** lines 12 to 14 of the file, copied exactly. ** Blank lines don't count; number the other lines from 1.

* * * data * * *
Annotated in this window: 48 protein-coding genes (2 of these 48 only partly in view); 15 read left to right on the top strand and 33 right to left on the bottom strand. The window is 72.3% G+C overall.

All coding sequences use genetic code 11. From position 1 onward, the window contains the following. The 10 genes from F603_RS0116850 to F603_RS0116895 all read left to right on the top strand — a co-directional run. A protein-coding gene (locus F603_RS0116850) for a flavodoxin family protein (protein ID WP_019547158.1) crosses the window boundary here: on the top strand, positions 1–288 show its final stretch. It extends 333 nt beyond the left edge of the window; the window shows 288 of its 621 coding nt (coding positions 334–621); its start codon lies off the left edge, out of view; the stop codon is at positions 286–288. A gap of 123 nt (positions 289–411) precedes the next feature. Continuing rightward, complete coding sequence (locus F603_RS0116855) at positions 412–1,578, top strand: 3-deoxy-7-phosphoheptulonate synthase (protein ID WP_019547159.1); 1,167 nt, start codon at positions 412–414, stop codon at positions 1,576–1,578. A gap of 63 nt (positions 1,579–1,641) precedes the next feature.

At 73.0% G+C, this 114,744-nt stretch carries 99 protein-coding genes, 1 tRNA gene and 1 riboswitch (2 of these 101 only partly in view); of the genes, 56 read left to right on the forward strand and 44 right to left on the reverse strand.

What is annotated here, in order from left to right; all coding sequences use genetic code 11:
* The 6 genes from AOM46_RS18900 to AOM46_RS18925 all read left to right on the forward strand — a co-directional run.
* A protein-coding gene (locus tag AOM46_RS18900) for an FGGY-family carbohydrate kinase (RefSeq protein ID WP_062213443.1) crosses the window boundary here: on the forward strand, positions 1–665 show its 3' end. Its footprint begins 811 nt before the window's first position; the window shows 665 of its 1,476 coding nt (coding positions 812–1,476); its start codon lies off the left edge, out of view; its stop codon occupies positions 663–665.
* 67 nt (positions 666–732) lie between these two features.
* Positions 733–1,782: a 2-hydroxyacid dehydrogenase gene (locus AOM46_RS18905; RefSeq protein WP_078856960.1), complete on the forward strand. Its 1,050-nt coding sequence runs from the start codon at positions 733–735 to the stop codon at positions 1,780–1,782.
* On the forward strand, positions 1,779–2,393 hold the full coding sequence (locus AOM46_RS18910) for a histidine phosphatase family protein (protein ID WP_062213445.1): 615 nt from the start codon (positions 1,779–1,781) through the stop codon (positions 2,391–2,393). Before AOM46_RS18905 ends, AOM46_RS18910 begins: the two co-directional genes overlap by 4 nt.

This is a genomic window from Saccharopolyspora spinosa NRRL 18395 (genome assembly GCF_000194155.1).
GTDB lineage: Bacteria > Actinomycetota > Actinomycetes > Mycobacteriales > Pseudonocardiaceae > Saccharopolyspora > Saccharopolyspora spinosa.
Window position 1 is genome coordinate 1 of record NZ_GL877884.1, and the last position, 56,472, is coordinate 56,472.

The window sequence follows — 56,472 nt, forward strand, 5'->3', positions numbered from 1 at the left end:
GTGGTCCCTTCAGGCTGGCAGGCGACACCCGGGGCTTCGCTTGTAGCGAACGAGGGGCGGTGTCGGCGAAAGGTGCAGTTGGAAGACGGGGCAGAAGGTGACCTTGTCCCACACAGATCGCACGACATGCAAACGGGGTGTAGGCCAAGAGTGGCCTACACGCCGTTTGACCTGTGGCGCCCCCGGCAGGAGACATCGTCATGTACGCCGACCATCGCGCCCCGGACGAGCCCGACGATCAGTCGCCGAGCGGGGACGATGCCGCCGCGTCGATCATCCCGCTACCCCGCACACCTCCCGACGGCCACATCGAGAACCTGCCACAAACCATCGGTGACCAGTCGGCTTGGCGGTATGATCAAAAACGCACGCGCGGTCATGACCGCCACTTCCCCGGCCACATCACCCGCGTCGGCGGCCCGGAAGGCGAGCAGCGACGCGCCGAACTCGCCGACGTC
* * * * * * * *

Window position 1 is genome coordinate 1 of record NZ_GL877884.1, and the last position, 56,472, is coordinate 56,472.

The window sequence follows — 56,472 nt, forward strand, 5'->3', positions numbered from 1 at the left end:
GTGGTCCCTTCAGGCTGGCAGGCGACACCCGGGGCTTCGCTTGTAGCGAACGAGGGGCGGTGTCGGCGAAAGGTGCAGTTGGAAGACGGGGCAGAAGGTGACCTTGTCCCACACAGATCGCACGACATGCAAACGGGGTGTAGGCCAAGAGTGGCCTACACGCCGTTTGACCTGTGGCGCCCCCGGCAGGAGACATCGTCATGTACGCCGACCATCGCGCCCCGGACGAGCCCGACGATCAGTCGCCGAGCGGGGACGATGCCGCCGCGTCGATCATCCCGCTACCCCGCACACCTCCCGACGGCCACATCGAGAACCTGCCACAAACCATCGGTGACCAGTCGGCTTGGCGGTATGATCAAAAACGCACGCGCGGTCATGACCGCCACTTCCCCGGCCACATCACCCGCGTCGGCGGCCCGGAAGGCGAGCAGCGACGCGCCGAACTCGCCGACGTC